One day before the film's release, Błażej Poboży announced on behalf of the Ministry of the Interior that a special insert had to be aired in all Polish cinemas before the film, “honestly presenting the course and context of the hybrid operation of the [Belarusian Alexander] Lukashenko regime against Poland.” The justification given for the film insert was the alleged “extremely unfair, unauthorised and harmful way” in which “border guards” were depicted in the film. According to media reports, the Helios cinema chain intends to refuse to show this government spot and it remains unclear whether the ministry will enforce this under threat of fines.
Education Minister Przemysław Czarnek declared the film was just as “anti-social” and “anti-human” as Hitler's Mein Kampf and declared that the “affront” to the Polish army and border guards in the film was “simply treasonable.”
He then proceeded, remarkably, to denounce teachers who wanted to show the film to their students, as an “attempt to ideologise young people.” Czarnek referred to a case in Kędzierzyn-Koźle grammar school, where one teacher was a candidate for the main opposition party, Civic Platform (PO). After a campaign by PiS supporters, the school cancelled its planned visit to the cinema. The state secretary in the Ministry of Education, Jagiellonian University professor Włodzimierz Bernack, proclaimed in far-right fashion that a “so-called intellectual elite” was working to “restore a pedagogy of shame.”
This expression is integral to the official campaign aggressively pushed by Czarnek. The term “pedagogy of shame” refers to any serious examination of antisemitism or right-wing extremism in Poland, including in particular the authoritarian and fascist tendencies of the regimes of Józef Piłsudski and Edward Rydz-Śmigły, who governed Poland before the Second World War.
The fact that Holland is the daughter of the Jewish communist Henryk Holland, who fought against fascism first in the Polish army, then in the Red Army and again in the Polish army, while other family members perished in the Holocaust, adds a particularly repulsive dimension to the whole campaign. The insinuation of “treason against the fatherland” and working on behalf of the “enemy” corresponds to antisemitic tropes, denigrating Jewish people as “foreign bodies” committing “treason.”
One intended result of the state smear campaign is the incitement of a fascist mob pouring out its filth on social media under the hashtag #MuremZaPolskimMundurem (For the Polish Uniform). Denouncing Holland as a “communist pig” the group has organised rallies in front of cinemas.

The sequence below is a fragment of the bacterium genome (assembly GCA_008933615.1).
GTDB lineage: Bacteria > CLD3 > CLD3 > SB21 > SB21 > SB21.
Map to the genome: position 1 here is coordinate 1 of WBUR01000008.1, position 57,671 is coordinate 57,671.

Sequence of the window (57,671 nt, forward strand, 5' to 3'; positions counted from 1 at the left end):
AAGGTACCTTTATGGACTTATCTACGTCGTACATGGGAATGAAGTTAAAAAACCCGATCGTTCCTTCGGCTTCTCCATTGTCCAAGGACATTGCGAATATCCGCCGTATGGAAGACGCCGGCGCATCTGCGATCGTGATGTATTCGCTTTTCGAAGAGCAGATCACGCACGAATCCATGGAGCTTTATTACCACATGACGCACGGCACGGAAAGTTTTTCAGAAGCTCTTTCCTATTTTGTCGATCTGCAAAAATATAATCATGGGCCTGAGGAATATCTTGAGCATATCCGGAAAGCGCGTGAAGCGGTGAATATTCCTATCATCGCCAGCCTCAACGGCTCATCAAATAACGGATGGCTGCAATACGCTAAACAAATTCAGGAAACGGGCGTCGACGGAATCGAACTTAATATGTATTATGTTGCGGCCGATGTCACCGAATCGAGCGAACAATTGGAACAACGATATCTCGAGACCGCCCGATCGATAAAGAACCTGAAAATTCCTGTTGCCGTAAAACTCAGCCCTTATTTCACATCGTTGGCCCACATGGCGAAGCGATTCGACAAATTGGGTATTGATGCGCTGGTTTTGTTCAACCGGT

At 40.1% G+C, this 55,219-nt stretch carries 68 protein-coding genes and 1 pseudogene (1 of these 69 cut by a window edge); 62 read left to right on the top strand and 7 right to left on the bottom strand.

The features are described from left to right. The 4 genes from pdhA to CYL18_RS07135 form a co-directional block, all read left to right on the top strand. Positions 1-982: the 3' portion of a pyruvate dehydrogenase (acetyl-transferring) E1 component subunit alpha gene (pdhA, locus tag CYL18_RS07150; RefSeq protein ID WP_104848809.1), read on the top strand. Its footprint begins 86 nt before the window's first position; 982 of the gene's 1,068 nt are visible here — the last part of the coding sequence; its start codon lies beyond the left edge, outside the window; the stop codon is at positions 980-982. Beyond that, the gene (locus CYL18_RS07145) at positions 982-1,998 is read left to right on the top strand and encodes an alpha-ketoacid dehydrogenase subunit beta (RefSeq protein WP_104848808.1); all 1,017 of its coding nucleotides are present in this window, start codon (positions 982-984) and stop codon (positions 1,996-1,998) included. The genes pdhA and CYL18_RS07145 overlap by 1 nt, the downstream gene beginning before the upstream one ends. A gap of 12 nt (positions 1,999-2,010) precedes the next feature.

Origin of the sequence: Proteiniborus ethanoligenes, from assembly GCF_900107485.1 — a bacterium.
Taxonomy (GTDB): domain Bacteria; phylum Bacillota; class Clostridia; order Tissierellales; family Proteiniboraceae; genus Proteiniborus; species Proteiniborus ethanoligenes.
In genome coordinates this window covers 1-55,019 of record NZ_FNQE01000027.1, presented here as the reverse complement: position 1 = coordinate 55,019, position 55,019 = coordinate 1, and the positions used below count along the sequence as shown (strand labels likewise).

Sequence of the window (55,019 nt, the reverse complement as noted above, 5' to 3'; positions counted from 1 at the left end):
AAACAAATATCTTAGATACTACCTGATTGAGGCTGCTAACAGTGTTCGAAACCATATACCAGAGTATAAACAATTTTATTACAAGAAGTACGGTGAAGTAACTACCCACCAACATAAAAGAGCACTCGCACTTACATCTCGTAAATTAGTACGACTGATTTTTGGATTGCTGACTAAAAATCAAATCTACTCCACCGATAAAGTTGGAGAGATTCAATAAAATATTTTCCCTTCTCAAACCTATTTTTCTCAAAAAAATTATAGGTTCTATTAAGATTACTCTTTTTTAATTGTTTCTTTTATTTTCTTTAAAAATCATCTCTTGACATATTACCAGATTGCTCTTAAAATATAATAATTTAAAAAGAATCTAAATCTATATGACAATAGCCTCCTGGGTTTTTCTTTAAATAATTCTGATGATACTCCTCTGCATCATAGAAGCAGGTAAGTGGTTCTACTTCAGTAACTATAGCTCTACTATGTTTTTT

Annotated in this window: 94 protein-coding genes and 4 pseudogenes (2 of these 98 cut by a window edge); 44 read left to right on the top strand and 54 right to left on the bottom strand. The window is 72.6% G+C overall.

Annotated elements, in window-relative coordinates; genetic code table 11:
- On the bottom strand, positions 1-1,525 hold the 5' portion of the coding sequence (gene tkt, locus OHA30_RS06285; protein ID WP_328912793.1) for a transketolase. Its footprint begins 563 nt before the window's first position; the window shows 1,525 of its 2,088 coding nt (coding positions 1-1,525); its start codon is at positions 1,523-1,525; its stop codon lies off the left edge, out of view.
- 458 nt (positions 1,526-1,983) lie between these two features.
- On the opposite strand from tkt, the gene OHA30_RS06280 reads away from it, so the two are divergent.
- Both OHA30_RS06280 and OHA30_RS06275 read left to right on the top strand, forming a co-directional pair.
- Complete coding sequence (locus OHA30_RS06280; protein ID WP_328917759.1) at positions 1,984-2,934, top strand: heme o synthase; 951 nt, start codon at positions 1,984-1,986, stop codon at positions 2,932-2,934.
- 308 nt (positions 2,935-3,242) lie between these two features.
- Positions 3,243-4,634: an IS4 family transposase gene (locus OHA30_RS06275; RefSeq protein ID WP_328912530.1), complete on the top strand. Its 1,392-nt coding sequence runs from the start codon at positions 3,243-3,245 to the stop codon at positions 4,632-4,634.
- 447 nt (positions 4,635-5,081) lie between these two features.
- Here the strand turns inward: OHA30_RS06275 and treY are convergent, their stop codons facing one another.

The role of the opposition party PO and the EU
The campaign against the film is not restricted to the Polish ruling party. Tomasz Siemoniak, defence minister under Donald Tusk (Civic Platform) until 2015, also mocked the film in a television interview, comparing its veracity to Star Wars.
Tusk himself has repeatedly spoken out against “uncontrolled migration” in the current election campaign and attacked the PiS government from the right. Responding to the latest corruption scandal involving the sale of official visas to some migrants, the opposition circulated a racist propaganda video claiming there was unhindered mass immigration of hundreds of thousands, mainly Muslims from Africa and Asia. PiS responded by describing the PO as a smuggling mafia.
Tusk remained silent for days on the campaign against Holland. Finally, at a press conference in Kalisz, he evasively stated that one cannot judge a film one has not seen. He spoke of a “disgusting campaign,” but explicitly avoided defending Holland. Instead, he declared, “If anyone insults border guards, it is the PiS,” which had allowed entry to “almost 300,000 people.”
While soldiers and border guards systematically repulse migrants from the country with illegal pushbacks, leave them to die in the cold and wet or mistreat them in camps, the leader of Poland’s supposedly “democratic opposition” waffles on about the guards’ “difficult service”: “They risk their health, often their reputation, when they don’t let in a woman with a child just because they haven't paid the foreign ministry.” Tusk accused the government of “spitting in the face of soldiers and border guards for years, deceiving them and exposing them to suffering.”